Sites & cities that bear the name of Lindum Colonia

Lindum Colonia

Today in : United Kingdom of Great Britain and Northern Ireland
First trace of activity : ca. 1st century B.C.E
Last trace of activity : ca. 5th century C.E
Recorded names : Colonia Domitiana Lindensium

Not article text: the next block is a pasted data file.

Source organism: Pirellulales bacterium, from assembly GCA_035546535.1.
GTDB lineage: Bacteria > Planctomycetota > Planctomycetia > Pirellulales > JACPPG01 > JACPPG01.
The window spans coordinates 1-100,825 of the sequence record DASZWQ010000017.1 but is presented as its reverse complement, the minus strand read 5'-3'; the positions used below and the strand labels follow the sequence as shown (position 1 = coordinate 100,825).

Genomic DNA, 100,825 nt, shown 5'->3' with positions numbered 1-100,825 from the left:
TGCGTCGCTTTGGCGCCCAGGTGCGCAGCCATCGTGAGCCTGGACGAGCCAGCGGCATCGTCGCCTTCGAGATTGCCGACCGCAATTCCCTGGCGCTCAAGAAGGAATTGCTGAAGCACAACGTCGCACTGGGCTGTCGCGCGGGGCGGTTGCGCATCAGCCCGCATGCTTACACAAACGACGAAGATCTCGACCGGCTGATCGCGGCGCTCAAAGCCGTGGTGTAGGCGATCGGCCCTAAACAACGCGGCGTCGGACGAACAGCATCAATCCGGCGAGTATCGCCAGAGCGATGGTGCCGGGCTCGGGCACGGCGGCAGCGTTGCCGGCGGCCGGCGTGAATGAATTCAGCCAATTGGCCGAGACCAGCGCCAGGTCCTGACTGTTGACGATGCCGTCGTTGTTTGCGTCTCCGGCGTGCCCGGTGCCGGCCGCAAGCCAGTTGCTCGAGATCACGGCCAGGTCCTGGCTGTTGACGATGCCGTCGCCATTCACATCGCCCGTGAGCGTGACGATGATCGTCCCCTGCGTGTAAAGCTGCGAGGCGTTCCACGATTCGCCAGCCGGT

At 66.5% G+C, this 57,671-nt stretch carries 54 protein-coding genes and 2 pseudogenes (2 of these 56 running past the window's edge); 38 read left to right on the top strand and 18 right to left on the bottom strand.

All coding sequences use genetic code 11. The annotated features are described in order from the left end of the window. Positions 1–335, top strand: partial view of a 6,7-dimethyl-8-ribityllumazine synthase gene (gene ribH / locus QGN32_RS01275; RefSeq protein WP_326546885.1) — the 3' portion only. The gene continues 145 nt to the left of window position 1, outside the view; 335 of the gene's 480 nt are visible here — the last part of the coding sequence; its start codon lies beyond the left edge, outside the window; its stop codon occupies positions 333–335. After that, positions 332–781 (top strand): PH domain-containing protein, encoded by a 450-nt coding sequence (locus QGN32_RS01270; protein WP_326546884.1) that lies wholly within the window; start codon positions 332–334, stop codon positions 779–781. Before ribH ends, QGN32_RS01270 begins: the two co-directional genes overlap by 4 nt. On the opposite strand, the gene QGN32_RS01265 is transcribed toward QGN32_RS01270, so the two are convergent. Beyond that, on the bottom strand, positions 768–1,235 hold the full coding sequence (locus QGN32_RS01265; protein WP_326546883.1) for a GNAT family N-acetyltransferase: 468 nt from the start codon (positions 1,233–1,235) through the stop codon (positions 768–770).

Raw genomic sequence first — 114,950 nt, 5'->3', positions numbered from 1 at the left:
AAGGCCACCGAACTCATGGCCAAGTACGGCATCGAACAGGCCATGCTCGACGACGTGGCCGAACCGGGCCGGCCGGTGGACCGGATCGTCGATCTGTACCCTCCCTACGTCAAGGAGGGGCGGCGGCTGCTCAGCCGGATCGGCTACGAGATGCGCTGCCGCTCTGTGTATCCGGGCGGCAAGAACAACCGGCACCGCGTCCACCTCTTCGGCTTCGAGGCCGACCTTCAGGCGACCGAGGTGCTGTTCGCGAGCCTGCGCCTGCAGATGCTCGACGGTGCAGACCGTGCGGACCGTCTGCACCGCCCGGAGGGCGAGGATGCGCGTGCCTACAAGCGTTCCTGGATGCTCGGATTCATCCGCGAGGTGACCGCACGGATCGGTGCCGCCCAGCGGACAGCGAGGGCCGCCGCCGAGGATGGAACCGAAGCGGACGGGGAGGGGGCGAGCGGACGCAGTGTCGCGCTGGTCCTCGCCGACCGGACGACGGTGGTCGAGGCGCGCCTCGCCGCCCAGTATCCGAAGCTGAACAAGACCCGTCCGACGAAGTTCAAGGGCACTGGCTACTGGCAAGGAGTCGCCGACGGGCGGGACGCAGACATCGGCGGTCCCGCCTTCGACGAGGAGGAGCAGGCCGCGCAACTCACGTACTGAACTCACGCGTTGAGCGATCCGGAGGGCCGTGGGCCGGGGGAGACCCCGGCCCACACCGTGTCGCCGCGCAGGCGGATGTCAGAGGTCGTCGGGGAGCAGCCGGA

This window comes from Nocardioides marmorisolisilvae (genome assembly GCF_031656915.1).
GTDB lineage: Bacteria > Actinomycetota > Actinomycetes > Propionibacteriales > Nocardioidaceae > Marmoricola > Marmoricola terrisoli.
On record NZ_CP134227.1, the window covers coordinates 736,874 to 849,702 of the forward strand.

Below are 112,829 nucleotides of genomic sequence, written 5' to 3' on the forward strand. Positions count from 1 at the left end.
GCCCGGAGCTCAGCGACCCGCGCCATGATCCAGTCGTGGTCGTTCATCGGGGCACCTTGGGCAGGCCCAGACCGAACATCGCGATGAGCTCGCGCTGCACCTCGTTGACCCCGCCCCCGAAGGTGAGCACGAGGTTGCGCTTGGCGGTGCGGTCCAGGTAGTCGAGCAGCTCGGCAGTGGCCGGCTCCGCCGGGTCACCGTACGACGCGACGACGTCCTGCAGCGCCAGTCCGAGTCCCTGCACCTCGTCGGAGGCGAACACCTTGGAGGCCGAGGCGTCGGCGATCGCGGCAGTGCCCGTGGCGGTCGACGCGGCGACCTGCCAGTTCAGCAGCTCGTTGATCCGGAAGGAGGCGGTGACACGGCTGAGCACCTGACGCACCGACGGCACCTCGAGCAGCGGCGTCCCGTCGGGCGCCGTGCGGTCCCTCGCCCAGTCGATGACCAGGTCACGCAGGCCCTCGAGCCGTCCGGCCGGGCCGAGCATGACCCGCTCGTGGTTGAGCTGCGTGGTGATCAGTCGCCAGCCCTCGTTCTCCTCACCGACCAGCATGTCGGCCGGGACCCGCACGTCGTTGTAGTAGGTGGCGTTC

Description : Lindum Colonia was the Latin name for the settlement which is now the City of Lincoln in Lincolnshire. It was founded as a Roman Legionary Fortress during the reign of the Emperor Nero (58–68 AD) or possibly later. Evidence from Roman tombstones suggests that Lincoln was first garrisoned by the Ninth Legion Hispana, which probably moved from Lincoln to found the fortress at York around c. 71 AD. Lindum was then garrisoned by the Second Legion Adiutrix, which then went on to Chester in 77–78 AD. Probably under the reign of Domitian and most likely after 86 AD, the fortress became a colonia, a settlement for retired soldiers sanctioned by the Emperor. The colonia now developed and a second enclosure, often referred to as the Lower Colonia was added between the Upper Colonia and the River Witham. Evidence has been uncovered for the Forum, baths, temples, buildings and shops of the colonia which was enclosed by walls. The walls of the Upper Colonia started to be built in the earlier part of the 2nd century, while the Lower Colonia was walled in either the late 2nd or early 3rd centuries. The Roman settlement also spread to the south of the river Witham in the area known as the Wigford. In the early 3rd century with the re-organisation of the Roman Empire, a case can be made that Lindum Colonia had become the provincial capital of Britannia Secunda and possibly a Bishop from Lincoln was present at the Council of Arles in 314 AD. In the 4th century Lincoln continued to develop and there is increasing evidence for Christianity. After the departure of the Romans in the 5th century Lindum declined in size and population, although archaeological evidence suggests some degree of continuity.

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